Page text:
Top: Dr. Mark Schantz, Birmingham-Southern College provost and professor of history, will address “Why Did So Many Men Die in the American Civil War?” in the Falany Performing Arts Center on Reinhardt’s Waleska, Ga., campus, on Sept. 13, at 7 p.m.
Dr. Kenneth Wheeler (center) and Dr. David Parker (bottom) will lead “Making Sense of the American Civil War,” in Canton, Ga., on Sept. 18, Oct. 2, Oct. 16, Oct. 30, and Nov. 13, 2012 (alternating Tuesdays) at 7 p.m. in the Reinhardt Room of the G. Cecil Pruett Community Center Family YMCA, 151 Waleska St., Canton, Ga., 30114. The series is free and open to the public.
Civil War Buffs: Mark Your Fall Calendars for the 2012 Civil War Lecture and Book Discussions hosted by Reinhardt
Reinhardt University will host a series of book discussions this fall on the Civil War. The kickoff lecture will be “Why Did So Many Men Die in the American Civil War?” to be given by Dr. Mark Schantz, provost and professor of history from Birmingham-Southern College, in the Falany Performing Arts Center on Reinhardt’s Waleska, Ga., campus, on Sept. 13, at 7 p.m. The lecture, sponsored by the Georgia Humanities Council, is free and open to the public.
Schantz’s lecture will be based on his book, “Awaiting the Heavenly Country: The Civil War and America’s Culture of Death” (Ithaca, NY: Cornell University Press, 2008), which explores how a belief in the afterlife allowed Americans to better cope with the reality of 600,000 wartime deaths. See book review >
Dr. Kenneth Wheeler, a Reinhardt University history professor, has planned the lecture and series. “I am thrilled that a historian as distinguished as Dr. Schantz is coming to Cherokee County to help us kick off the book discussion series,” Wheeler said. Schantz will also be included in a PBS show, Death and the Civil War, to be aired on Sept. 18 at 8 p.m.
“Making Sense of the American Civil War” – National Project
The lecture will introduce “Making Sense of the American Civil War,” a five-part reading and discussion series being held across the U.S. to commemorate the 150th anniversary of the Civil War. The discussions will be hosted in Canton, Ga., by Wheeler and Dr. David Parker of Kennesaw State University on Sept. 18, Oct. 2, Oct. 16, Oct. 30, and Nov. 13, 2012 (alternating Tuesdays) at 7 p.m. in the Reinhardt Room of the G. Cecil Pruett Community Center Family YMCA, 151 Waleska St., Canton, Ga., 30114. The series is free and open to the public.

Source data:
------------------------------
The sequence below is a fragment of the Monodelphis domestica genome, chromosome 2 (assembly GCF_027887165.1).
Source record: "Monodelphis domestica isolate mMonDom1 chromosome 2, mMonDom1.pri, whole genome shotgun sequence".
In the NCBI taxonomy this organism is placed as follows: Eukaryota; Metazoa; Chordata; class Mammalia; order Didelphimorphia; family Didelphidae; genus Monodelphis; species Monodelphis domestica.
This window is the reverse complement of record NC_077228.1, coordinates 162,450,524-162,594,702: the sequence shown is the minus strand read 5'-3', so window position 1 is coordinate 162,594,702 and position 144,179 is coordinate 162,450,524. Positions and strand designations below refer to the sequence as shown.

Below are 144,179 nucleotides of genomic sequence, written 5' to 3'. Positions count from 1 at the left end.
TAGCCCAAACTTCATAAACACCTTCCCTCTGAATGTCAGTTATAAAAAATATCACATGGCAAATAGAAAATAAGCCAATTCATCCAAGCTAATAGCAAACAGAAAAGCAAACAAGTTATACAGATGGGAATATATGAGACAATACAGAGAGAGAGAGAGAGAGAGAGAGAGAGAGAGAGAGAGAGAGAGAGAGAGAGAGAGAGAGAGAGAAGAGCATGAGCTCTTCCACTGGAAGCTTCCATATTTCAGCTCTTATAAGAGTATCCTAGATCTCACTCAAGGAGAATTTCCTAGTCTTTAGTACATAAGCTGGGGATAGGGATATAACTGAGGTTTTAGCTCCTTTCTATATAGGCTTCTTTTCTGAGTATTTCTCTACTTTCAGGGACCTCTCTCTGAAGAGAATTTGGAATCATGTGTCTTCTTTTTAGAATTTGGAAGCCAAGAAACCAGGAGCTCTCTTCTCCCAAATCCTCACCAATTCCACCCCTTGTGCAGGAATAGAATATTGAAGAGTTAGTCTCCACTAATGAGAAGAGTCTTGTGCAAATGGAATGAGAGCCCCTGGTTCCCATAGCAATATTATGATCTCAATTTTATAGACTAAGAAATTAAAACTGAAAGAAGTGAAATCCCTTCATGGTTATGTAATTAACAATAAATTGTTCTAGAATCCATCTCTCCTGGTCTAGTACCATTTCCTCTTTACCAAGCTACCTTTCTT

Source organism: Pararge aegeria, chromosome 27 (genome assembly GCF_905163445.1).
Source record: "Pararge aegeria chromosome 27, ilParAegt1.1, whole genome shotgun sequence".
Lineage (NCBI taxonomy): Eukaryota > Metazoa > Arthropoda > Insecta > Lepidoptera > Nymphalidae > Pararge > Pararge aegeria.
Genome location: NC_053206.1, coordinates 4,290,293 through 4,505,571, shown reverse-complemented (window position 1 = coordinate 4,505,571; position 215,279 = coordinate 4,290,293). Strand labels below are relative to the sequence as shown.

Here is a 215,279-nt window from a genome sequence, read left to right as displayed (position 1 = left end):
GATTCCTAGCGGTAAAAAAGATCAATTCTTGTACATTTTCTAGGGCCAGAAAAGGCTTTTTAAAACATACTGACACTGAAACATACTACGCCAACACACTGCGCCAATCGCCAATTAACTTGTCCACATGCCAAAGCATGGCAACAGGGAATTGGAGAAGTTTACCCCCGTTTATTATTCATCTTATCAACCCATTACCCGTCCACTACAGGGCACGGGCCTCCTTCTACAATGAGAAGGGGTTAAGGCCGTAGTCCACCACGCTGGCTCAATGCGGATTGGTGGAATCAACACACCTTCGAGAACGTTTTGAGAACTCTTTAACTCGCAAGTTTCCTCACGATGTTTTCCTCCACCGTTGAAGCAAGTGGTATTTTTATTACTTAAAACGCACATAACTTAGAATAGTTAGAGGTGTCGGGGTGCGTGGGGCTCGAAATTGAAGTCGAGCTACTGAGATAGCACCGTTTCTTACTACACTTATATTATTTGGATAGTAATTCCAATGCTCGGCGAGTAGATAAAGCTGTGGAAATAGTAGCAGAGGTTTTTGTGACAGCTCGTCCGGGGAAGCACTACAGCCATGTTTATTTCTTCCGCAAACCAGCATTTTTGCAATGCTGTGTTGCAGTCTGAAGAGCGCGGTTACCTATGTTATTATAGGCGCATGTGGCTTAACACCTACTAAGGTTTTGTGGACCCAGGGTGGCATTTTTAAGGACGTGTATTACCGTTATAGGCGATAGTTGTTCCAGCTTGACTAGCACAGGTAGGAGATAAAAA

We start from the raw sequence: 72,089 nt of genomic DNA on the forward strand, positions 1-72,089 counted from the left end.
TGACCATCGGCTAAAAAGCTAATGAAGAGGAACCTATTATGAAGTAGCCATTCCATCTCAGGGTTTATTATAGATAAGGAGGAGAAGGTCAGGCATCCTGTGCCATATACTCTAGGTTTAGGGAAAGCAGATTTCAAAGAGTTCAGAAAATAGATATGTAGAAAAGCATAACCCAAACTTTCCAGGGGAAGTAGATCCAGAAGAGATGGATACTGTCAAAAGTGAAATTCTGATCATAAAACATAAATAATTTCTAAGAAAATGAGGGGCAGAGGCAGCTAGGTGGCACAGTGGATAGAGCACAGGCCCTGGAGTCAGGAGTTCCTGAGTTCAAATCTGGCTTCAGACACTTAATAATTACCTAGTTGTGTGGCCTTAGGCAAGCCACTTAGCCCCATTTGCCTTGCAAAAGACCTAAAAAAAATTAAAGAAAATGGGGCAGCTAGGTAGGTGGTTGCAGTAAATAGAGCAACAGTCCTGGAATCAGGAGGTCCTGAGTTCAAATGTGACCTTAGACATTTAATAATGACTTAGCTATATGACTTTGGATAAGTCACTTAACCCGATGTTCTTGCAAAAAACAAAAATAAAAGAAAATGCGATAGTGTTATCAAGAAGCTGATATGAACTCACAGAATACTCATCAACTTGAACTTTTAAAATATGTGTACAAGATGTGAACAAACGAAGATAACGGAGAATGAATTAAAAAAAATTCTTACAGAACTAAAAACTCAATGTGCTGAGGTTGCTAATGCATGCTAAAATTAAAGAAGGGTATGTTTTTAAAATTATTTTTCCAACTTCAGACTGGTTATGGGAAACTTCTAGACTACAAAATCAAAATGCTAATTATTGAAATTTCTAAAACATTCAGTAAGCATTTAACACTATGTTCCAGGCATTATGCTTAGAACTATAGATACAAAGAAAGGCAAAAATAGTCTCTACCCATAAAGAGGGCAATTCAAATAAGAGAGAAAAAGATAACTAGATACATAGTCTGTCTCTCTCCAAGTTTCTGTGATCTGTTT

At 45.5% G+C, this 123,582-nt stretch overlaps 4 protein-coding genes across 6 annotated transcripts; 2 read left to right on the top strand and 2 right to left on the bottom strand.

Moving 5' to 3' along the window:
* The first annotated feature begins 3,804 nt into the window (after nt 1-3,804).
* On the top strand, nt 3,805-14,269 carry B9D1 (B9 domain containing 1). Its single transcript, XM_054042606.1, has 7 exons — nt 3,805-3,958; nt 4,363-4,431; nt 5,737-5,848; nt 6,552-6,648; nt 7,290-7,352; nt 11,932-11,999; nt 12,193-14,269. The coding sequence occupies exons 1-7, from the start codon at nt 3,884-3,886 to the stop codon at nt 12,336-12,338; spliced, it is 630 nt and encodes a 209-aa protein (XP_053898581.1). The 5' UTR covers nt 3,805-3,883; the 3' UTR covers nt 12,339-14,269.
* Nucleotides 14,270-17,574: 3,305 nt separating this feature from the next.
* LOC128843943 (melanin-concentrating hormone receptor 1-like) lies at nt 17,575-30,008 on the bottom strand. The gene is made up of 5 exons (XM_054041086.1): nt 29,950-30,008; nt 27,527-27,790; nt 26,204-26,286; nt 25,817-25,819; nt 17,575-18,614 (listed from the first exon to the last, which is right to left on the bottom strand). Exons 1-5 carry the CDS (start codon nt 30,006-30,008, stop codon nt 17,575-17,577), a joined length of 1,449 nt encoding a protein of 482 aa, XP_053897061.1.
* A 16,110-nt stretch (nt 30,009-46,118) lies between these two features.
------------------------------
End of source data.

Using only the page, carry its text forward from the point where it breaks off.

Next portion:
Approximately 65 public libraries nationwide have received grants from the National Endowment for the Humanities, NEH, and the American Library Association, ALA, in support of the series which will encourage participants to consider the legacy of the Civil War and emancipation. The grants are being administered locally by the Georgia Humanities Council.
Wheeler said he is looking forward to helping host the series. “It’s interesting to think that people in Idaho and New Mexico or Maine are also reading these books and thinking about the meaning of the American Civil War and Emancipation… Reinhardt has been here since 1883, and this is a continuation of our longstanding connection to the community. This is a nice opportunity for faculty members to bring their expertise into a public forum, and it’s a great opportunity for people in the community to get together and talk about books in a meaningful way.”
Schedule and Selected Readings
The meeting schedule and assigned books and topics to be discussed are as follows:
- Sept. 18, “Imagining War” — “March” by Geraldine Brooks (Penguin, 2006); and “America’s War: Talking About the Civil War and Emancipation on Their 150th Anniversaries,” an anthology of historical fiction, speeches, diaries, memoirs, biography, and short stories, edited by national project scholar Edward L. Ayers and co-published by the NEH and the ALA (2012), Part 1.
- October 2, “Choosing Sides” — America’s War, Part 2
- October 16, “Making Sense of Shiloh” — America’s War, Part 3
- October 30, “The Shape of War” — “Crossroads of Freedom: Antietam” by James McPherson (Oxford University Press, 2002); and America’s War, Part 4
- November 13, “War and Freedom” — America’s War, Parts 5 & 6.
The Hill Freeman Library and Spruill Learning Center on the Reinhardt University campus will have 20 copies of each assigned books listed above for check-out.
Continuing Focus on Historical Outreach and Education
These events will continue a focus on historical outreach and education which began in the Spring 2012 with a history symposium, Etowah Valley Iron-Making and the Coming of the Civil War, held by Reinhardt University on March 30 and 31, 2012. This symposium explored the history of antebellum iron production in Georgia and was very well received by its more than 100 attendees. With support from the Reinhardt History Program, the Georgia Humanities Council and the National Endowment for the Humanities and through appropriations from the Georgia Assembly, the event included tours of historic ironworks in nearby Bartow County; a keynote address which focused on Jacob and Moses Stroup, key Etowah Valley furnace builders and iron makers; a lecture about the Civil War coming to Etowah Valley; and a panel discussion.
Plans are being made for Reinhardt’s second annual history symposium to be held in the spring of 2013.